Xenotransplantation remains the best near-term hope for alleviating the critical shortage of allogeneic organs. A major advance in organ xenograft survival has been the development of a knock-out strain of miniature swine (GalT-KO), which are not subject to the severe rejection previously caused by natural anti- Gal antibodies. Our initial studies using these animals as donors demonstrated a marked improvement in the survival of life-supporting renal transplants when recipient baboons were treated with a regimen designed to induce T cell tolerance, as compared to relying on chronic immunosuppression. During this project period, we have expanded our studies of tolerance induction across the pig-to-baboon barrier and have achieved specific loss of primate anti-pig reactivity in several protocols, supporting the feasibility of tolerance induction. Nevertheless, significant problems remain before xenotransplantation will be applicable clinically. This resubmission application combines four component projects that encompass the most pressing problems and the most promising approaches in this field of research: 1) tolerance induction through vascularized thymic transplantation;2) tolerance induction through mixed chimerism;3) modeling of tolerance in mice with human immune systems;and 4) thromboregulatory barriers to xenotransplantation. All of these projects are highly interactive, and utilize numerous shared resources, many of which will be made available through the large and small animal cores. The work will be carried out in a unique environment, which provides interactions among scientists working in basic and cellular immunology as well as with clinicians committed to taking new therapies to clinical applications.
Xenotransplantation remains the best near-term hope for alleviating the critical shortage of allogeneic organs today. This Program Project grant combines four component projects that encompass what we consider to be the most pressing problems and the most promising approaches in this field of research.
|Sykes, Megan (2018) IXA Honorary Member Lecture, 2017: The long and winding road to tolerance. Xenotransplantation 25:e12419|
|Proto, Jonathan D; Doran, Amanda C; Subramanian, Manikandan et al. (2018) Hypercholesterolemia induces T cell expansion in humanized immune mice. J Clin Invest 128:2370-2375|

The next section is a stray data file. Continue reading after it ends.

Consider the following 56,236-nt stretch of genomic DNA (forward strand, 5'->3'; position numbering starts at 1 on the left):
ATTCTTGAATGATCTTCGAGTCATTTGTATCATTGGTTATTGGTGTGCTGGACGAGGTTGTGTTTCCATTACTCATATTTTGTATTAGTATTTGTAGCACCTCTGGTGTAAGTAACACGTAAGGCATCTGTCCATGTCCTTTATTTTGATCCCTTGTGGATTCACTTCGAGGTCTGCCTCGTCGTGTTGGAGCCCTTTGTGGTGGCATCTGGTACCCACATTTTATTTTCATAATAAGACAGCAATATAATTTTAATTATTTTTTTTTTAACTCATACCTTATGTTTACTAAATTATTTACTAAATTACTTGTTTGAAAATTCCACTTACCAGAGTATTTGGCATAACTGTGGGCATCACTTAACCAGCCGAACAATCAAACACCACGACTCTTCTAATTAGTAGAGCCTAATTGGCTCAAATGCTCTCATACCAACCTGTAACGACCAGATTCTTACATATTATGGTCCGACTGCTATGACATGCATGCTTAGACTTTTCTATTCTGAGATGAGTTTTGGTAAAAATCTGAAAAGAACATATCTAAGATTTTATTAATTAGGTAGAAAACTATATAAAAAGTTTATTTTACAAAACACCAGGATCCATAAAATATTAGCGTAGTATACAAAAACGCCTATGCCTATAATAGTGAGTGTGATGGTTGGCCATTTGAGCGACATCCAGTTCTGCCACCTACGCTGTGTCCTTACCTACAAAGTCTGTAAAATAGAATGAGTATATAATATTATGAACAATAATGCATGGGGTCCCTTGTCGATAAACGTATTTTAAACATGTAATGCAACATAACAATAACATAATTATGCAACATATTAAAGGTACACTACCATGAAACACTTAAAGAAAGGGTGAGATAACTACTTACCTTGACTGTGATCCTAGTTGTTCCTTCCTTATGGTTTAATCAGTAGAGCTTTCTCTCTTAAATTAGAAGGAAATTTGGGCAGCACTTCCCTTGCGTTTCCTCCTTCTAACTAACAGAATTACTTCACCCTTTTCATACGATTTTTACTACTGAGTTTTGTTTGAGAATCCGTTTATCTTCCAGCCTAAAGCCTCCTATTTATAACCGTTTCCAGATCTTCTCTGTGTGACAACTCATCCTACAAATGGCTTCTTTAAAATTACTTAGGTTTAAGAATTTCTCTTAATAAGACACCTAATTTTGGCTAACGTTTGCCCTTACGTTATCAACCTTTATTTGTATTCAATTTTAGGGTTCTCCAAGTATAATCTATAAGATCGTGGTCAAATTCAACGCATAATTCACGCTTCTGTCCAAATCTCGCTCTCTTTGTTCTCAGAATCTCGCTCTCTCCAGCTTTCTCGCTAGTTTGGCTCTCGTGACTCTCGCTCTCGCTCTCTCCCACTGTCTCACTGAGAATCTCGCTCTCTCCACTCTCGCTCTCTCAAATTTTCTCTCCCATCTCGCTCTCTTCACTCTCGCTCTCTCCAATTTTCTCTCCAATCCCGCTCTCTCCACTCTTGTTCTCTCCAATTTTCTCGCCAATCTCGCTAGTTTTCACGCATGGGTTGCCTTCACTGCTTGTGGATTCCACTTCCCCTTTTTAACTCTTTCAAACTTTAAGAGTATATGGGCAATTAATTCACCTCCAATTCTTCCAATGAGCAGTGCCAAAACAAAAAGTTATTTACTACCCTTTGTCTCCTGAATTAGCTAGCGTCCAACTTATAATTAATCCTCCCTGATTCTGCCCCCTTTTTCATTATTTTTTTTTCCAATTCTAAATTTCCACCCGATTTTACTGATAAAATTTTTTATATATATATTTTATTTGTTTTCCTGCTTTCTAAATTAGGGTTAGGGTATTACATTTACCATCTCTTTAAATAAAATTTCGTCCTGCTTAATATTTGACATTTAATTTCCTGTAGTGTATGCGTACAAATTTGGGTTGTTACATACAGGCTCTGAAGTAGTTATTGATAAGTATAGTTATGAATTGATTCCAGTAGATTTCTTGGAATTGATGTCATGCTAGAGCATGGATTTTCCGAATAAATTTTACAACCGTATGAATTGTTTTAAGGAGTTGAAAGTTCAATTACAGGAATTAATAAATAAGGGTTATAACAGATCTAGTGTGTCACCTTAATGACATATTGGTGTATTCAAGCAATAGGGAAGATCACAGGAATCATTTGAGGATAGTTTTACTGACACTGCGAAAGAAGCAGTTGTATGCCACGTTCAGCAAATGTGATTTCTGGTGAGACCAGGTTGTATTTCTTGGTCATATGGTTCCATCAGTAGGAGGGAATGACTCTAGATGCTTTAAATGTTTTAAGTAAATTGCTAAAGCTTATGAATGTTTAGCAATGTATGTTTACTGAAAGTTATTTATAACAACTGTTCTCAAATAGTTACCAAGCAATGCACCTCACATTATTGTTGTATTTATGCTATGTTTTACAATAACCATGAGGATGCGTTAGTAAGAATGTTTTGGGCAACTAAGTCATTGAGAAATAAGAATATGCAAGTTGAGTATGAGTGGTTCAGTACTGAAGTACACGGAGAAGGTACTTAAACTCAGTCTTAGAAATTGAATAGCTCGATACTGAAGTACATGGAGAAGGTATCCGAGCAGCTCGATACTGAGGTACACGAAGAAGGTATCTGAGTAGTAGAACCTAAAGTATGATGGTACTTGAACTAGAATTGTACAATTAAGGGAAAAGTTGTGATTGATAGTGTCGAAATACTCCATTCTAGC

|Chen, Mo; Wang, Yuantao; Wang, Hui et al. (2018) Elimination of donor CD47 protects against vascularized allograft rejection in mice. Xenotransplantation :e12459|
|Watanabe, Hironosuke; Sahara, Hisashi; Nomura, Shunichiro et al. (2018) GalT-KO pig lungs are highly susceptible to acute vascular rejection in baboons, which may be mitigated by transgenic expression of hCD47 on porcine blood vessels. Xenotransplantation 25:e12391|
|Sachs, David H (2018) Transplantation tolerance through mixed chimerism: From allo to xeno. Xenotransplantation 25:e12420|
|Fishman, Jay A; Sachs, David H; Yamada, Kazuhiko et al. (2018) Absence of interaction between porcine endogenous retrovirus and porcine cytomegalovirus in pig-to-baboon renal xenotransplantation in vivo. Xenotransplantation 25:e12395|
|Mastroianni, Melissa; Ng, Zhi Yang; Goyal, Ritu et al. (2018) Topical Delivery of Immunosuppression to Prolong Xenogeneic and Allogeneic Split-Thickness Skin Graft Survival. J Burn Care Res 39:363-373|
|Yamada, Kazuhiko; Shah, Jigesh A; Tanabe, Tatsu et al. (2017) Xenotransplantation: Where Are We with Potential Kidney Recipients? Recent Progress and Potential Future Clinical Trials. Curr Transplant Rep 4:101-109|
|Chen, Bing; Fan, Wei; Zou, Jun et al. (2017) Complement Depletion Improves Human Red Blood Cell Reconstitution in Immunodeficient Mice. Stem Cell Reports 9:1034-1042|
|Tena, Aseda A; Sachs, David H; Mallard, Christopher et al. (2017) Prolonged Survival of Pig Skin on Baboons After Administration of Pig Cells Expressing Human CD47. Transplantation 101:316-321|
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